Design and Architecture

The mosque was designed by KSP Jürgen Engel Architekten and built by the China State Construction Engineering Corporation. Its design combines traditional Islamic architecture with modern elements, creating harmony between past and present.

The feature of the mosque is its large prayer hall that can accommodate up to 120,000 worshipers. There are smaller domes and minarets on both sides of the central dome, increasing the magnificence of the structure. The exterior shows intricate geometric patterns and calligraphy that pay homage to Islamic traditions. The use of white marble and other materials adds to the beauty of the mosque.

Great Mosque of Kairouan, Tunisiaphoto of great mosque of kairouan

For over a thousand years, the Great Mosque has served as the focal point of worship for Arab Muslims. It’s a common belief that making seven pilgrimages to Kairouan could preserve your soul if you are unable to travel to Makkah.

Founded in A.D. 670, a mere 38 years following the demise of the Prophet Muhammad, it underwent reconstruction and expansion throughout the ensuing century. The current building is a part of a large complex in this holy city and was built during the ninth-century Arab-Muslim Aghlabid dynasty’s dominion over the Ifriqiyah region, which includes modern-day Tunisia and eastern Algeria.

The mosque served as a stronghold and a center of spirituality because of its supported walls and three-tiered tower, which is the oldest surviving minaret in the world and is decorated with battlements and arrow holes. A brilliant white courtyard, surrounded by temples and columns on three sides, sits in the heart of the mosque.

The doors leading to the prayer area, which is only open to Muslim men, have been decorated with magnificent marquetry, or marque. Inside are the 17 naves held up by carved columns, the mosaic-covered mihrab, a niche facing Mecca, and the minbar, or imam’s pulpit, which is regarded as the oldest remaining in the Islamic world.


Muslim religious sites reflect the rich Islamic culture, spirituality, and history. Visiting these places provides an opportunity for people to connect with their beliefs while also admiring the diverse architectural styles that have evolved over the years. Visiting Mecca or the Sheikh Zayed Grand Mosque provides a unique perspective on Islamic traditions and ideals.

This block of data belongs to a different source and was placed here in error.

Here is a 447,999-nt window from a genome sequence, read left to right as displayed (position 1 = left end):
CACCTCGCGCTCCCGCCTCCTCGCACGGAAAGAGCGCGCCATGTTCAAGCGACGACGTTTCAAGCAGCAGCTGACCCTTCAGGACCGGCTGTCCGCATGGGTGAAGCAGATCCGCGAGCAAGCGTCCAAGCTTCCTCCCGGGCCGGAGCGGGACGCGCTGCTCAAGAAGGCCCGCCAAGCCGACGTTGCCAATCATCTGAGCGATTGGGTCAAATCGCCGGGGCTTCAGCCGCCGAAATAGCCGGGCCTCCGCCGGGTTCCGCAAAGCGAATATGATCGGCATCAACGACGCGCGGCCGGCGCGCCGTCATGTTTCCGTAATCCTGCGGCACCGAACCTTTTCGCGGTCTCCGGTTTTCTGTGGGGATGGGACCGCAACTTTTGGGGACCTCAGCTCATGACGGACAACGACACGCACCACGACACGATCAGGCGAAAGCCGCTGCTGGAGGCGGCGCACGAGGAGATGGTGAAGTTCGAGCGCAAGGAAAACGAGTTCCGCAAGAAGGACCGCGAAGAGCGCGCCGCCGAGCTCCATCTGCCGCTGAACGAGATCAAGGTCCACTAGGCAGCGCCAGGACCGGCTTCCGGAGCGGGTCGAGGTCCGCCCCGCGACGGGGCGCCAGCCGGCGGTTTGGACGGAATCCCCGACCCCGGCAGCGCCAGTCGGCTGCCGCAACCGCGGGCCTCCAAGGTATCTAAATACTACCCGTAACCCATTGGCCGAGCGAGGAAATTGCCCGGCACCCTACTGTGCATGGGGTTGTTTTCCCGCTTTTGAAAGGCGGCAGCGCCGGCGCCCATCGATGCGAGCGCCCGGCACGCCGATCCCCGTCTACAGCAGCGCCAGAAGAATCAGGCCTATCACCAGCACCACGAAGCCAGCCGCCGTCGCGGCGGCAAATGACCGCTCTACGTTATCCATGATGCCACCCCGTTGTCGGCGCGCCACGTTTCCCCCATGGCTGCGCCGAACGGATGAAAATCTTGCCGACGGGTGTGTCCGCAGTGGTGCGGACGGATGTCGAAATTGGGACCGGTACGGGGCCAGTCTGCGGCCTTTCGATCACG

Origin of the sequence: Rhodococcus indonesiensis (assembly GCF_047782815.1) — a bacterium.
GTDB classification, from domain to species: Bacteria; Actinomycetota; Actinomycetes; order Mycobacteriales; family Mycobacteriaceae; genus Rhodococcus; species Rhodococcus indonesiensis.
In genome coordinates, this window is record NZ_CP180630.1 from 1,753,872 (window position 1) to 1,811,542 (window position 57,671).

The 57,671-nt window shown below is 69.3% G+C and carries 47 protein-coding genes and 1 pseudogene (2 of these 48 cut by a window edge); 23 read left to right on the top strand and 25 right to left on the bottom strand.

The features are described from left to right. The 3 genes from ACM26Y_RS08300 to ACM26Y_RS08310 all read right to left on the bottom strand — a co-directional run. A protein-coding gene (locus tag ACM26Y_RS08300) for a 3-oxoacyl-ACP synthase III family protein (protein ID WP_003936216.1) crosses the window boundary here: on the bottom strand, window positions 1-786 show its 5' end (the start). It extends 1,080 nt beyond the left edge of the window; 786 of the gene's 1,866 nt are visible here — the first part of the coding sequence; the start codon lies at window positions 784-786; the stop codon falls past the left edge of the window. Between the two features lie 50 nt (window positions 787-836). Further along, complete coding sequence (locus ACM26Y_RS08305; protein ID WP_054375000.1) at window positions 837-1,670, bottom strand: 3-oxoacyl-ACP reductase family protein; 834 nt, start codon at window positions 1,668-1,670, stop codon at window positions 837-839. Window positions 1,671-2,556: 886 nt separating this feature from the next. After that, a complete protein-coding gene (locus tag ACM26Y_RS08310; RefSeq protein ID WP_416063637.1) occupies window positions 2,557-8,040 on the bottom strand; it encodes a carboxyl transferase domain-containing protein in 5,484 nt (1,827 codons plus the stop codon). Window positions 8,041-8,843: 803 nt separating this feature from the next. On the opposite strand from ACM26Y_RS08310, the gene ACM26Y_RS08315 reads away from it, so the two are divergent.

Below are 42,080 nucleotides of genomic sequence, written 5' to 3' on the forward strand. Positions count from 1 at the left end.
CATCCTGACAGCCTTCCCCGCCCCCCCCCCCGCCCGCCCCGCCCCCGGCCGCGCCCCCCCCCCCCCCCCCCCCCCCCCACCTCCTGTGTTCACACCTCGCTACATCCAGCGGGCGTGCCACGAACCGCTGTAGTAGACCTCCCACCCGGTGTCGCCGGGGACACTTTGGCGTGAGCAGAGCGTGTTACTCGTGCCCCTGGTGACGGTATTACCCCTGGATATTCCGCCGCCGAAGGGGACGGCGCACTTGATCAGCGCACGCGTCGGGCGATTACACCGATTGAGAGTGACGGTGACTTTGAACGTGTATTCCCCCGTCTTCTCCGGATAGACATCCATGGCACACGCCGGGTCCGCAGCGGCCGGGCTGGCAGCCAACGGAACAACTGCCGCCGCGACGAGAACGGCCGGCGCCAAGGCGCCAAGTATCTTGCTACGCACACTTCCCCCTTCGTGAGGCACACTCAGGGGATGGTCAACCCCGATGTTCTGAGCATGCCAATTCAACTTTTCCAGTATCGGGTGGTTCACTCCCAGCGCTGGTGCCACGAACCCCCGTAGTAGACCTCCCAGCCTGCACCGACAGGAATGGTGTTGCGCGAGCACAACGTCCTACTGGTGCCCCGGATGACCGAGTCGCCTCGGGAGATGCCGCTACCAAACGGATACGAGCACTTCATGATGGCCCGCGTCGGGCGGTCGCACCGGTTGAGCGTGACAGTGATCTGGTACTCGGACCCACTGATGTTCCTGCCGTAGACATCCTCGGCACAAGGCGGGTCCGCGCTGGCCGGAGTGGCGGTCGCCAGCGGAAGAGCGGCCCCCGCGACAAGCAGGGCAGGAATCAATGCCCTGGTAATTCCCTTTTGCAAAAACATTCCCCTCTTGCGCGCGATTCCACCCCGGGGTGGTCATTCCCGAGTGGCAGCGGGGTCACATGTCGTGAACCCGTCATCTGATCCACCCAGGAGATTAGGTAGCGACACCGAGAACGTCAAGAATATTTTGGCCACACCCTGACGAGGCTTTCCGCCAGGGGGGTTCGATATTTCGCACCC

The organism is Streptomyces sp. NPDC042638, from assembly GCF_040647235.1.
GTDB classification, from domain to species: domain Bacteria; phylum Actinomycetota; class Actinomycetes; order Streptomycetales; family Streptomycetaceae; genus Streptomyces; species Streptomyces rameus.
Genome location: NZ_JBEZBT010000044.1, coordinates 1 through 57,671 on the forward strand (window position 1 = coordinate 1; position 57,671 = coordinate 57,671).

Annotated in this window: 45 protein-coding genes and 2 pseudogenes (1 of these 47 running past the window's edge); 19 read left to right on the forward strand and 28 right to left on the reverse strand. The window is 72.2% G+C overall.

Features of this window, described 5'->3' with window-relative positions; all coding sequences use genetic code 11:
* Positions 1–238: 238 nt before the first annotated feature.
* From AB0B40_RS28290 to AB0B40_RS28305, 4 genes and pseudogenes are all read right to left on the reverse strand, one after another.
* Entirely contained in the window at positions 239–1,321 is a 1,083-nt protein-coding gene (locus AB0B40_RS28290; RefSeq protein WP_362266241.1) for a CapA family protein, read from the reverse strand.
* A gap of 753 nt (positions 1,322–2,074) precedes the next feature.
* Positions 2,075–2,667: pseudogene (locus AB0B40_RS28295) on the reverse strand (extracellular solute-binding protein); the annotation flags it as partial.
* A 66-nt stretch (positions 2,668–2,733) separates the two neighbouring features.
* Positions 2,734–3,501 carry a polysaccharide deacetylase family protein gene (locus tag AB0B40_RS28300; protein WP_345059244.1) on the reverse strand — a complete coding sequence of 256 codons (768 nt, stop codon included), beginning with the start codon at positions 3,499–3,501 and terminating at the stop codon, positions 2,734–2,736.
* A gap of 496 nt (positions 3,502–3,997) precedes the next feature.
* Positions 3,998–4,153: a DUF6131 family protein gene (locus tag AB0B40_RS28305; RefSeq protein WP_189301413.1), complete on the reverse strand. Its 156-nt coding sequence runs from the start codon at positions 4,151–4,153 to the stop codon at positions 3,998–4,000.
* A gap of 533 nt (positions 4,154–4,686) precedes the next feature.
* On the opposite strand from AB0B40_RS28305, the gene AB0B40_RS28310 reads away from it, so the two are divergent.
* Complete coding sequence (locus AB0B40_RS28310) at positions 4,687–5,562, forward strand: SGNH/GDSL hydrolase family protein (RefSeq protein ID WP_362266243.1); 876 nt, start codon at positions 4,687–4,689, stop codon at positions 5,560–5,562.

Millions of Muslims rely upon the world’s largest mosque for spiritual and cultural shelter. Mecca is home to the Kaaba, Islam’s holiest shrine, and attracts millions of pilgrims during the Hajj each year. Medina and Masjid an-Nabawi are additional significant sites. Al-Aqsa Mosque in Jerusalem is Islam’s third holiest site, attracting both worshipers and tourists.

Sultan Ahmad Mosque in Istanbul, Great Mosque of Algeria. These places not only promote religious beliefs but also contribute to the rich architecture and history of the Islamic world. The continued importance of these sites reflects the global power of Islam and its deep connection to the faith of millions of people.


What is the main place of Muslim pilgrimage?

The term pilgrimage in Islam is most usually associated with the hajj, the major pilgrimage to Makkah and its surrounding areas.

Why is Al Aqsa Mosque so important?

After Mecca and Medina, the mosque is regarded by Muslims as the third-holiest location in Islam. The Dome of the Rock and the Al-Aqsa Mosque are the two holy sites located in Al-Aqsa Plaza. In the eighth century AD, the mosque was constructed. Islamic scriptures claim that Prophet Muhammad spent a nightly journey into heaven from this location.

Why is Palestine important to Islam?

Al-Majali reviewed the historical journey of Palestine as the first qibla and the holy country of the Prophets Ibrahim and Isa (Peace Be Upon Them), drawing insights from the Quran and the Sunnah to establish the historical connection between Palestine and Islam.

Why is Jerusalem important to Muslims?

Jerusalem’s close connection to Abraham, David, Solomon, and Jesus contribute to its significance and holiness to Muslims. The Qur’an mentions them all, and they are all considered Islamic prophets.